Google unveiled its first self-driving car back in May, and gave a couple of people a short test ride. Today however the company unveiled the first fully-functional prototype of the car, and gave cartoonist Inman — from the Oatmeal fame — a ride. What did he do post his experience? He naturally drew and wrote about it, in classic Oatmeal style. Also Read - Google Play Store announces blanket ban on Sugar Daddy apps over sexual content
Inman wrote down his first impressions about the car. He was largely impressed with it saying that ‘after a few minutes you forget that you are being driven autonomously’. He however points out some of the flaws he noticed like this one: Also Read - Google, Facebook make vaccination mandatory for employees returning to office
Some of the scenarios autonomous vehicles have the most trouble with are the scenarios human beings have the most trouble with, such as traversing four-way stops or handling a yellow light (do you brake suddenly, or floor it and run the light?). At one point during the trip, we were attempting to make a right turn onto a busy road. Everyone’s attention was directed to the left, waiting for an opening. When the road cleared and it was safe to turn right, the car didn’t budge. I thought this was a bug at first, but when I looked to my right there was a pedestrian standing very close to the curb, giving the awkward body language that he was planning on jaywalking. This was a very human interaction: the car was waiting for a further visual cue from the pedestrian to either stop or go, and the pedestrian waiting for a cue from the car. When the pedestrian didn’t move, the self-driving car gracefully took the lead, merged, and entered the roadway. Also Read - Fake Battlegrounds Mobile India (BGMI) Lite APK links going viral on the internet: How to spot them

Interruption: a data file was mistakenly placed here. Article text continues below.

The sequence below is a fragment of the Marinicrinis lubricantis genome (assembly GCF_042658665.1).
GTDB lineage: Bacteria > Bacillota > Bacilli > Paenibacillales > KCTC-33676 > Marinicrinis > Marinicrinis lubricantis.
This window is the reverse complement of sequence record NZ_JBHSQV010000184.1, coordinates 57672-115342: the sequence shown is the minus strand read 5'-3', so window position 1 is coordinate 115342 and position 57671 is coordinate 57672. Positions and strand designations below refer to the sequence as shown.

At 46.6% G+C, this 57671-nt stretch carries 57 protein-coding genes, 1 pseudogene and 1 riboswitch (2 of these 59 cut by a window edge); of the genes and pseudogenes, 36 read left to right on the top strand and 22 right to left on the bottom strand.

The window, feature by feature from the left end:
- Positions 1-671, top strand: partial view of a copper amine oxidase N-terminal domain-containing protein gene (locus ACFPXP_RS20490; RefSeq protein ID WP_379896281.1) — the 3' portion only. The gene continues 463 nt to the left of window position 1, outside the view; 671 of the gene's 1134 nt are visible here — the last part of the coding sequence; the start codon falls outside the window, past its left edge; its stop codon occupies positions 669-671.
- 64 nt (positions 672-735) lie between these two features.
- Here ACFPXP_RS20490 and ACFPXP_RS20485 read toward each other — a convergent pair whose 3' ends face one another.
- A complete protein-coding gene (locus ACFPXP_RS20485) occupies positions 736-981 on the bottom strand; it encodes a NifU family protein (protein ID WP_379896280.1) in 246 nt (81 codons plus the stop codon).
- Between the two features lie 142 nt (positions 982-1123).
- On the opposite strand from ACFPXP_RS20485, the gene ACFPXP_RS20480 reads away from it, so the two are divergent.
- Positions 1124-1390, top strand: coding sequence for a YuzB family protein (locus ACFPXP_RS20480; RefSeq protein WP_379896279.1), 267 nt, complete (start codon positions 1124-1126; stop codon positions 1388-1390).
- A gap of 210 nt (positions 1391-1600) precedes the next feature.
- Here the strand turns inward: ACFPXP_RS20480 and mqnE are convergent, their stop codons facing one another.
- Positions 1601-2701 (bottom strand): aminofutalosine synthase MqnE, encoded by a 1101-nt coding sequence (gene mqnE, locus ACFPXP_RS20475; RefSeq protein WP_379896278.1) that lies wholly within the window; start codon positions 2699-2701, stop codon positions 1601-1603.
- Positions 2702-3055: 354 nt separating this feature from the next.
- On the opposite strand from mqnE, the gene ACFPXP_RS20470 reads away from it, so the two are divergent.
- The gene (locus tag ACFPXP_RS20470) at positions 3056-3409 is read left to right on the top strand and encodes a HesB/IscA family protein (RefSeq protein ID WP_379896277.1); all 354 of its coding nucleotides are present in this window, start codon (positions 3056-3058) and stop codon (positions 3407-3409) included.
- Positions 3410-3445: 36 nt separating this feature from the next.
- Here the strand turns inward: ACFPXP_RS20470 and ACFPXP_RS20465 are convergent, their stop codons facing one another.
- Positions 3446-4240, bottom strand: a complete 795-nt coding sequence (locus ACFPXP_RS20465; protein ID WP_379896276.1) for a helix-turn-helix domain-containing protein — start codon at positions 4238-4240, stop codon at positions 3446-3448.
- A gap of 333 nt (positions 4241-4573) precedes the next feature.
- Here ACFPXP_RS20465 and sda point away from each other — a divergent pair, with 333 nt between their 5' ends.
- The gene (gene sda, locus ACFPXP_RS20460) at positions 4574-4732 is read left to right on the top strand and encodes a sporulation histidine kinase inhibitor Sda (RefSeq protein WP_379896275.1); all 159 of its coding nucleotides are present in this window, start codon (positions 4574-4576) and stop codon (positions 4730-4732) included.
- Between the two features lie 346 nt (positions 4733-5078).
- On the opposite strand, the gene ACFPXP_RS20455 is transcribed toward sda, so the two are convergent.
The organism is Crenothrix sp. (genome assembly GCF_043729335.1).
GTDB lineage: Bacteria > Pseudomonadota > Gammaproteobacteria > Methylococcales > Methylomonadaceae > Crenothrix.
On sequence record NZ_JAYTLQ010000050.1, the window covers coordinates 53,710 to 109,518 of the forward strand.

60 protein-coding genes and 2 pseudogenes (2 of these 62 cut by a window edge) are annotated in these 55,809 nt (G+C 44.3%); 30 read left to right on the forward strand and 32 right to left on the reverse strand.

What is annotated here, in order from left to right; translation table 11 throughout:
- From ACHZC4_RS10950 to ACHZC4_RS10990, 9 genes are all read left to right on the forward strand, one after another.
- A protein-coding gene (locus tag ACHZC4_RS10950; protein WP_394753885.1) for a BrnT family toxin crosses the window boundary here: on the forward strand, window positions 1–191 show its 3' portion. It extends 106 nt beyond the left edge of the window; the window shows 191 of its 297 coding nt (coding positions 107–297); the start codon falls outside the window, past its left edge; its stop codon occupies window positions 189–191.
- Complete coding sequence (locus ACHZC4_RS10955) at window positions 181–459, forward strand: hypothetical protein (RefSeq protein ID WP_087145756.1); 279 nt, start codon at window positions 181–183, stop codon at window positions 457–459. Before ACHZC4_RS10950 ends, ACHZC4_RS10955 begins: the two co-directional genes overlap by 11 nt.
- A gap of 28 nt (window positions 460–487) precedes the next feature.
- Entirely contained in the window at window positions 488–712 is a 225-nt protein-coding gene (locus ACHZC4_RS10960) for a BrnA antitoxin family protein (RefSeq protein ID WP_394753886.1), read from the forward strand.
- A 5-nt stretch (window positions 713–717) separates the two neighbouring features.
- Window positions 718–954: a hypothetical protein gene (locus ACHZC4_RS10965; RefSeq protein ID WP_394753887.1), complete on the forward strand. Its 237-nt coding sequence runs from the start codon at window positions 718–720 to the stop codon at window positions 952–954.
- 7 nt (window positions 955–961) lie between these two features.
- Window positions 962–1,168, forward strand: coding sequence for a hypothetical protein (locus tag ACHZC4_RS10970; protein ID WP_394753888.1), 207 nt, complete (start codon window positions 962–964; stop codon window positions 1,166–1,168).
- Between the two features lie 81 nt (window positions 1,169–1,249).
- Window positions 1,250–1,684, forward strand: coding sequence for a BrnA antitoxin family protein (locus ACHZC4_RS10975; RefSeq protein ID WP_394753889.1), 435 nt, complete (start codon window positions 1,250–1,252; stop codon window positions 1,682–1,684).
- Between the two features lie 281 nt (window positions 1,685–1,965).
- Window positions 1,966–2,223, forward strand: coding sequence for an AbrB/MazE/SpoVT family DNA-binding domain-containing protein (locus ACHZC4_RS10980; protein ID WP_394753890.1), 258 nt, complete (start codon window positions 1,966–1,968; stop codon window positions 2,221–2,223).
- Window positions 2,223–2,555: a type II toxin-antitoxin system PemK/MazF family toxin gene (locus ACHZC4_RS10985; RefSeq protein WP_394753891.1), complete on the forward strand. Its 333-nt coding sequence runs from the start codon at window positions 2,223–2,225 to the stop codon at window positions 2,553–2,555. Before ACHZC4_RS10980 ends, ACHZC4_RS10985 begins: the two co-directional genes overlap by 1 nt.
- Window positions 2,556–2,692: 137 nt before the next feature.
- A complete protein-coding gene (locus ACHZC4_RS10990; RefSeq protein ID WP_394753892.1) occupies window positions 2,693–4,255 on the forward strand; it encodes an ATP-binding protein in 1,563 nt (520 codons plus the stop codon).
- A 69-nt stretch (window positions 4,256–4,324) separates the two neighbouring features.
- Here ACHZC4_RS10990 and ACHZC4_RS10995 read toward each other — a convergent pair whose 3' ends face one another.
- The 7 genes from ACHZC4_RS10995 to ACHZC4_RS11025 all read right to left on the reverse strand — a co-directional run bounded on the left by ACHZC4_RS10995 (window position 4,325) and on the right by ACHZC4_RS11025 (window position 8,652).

Inman also observed that the car was extremely cautious. It drove slowly and deliberately, and gave the impression that it’s more likely to annoy other drivers than to harm them. “Google can adjust the level of aggression in the software, and the self-driving prototypes currently tooling around Mountain View are throttled to act like nervous student drivers,” the cartoonist wrote.
However, The Oatmeal wants these cars to get commercial as soon as possible. “This technology could transform the lives of the elderly, or eradicate the need for parking lots or garages or gas stations. This technology could make our lives so much better,” Inman wrote. Read the full version of Inman’s self-driving experience here.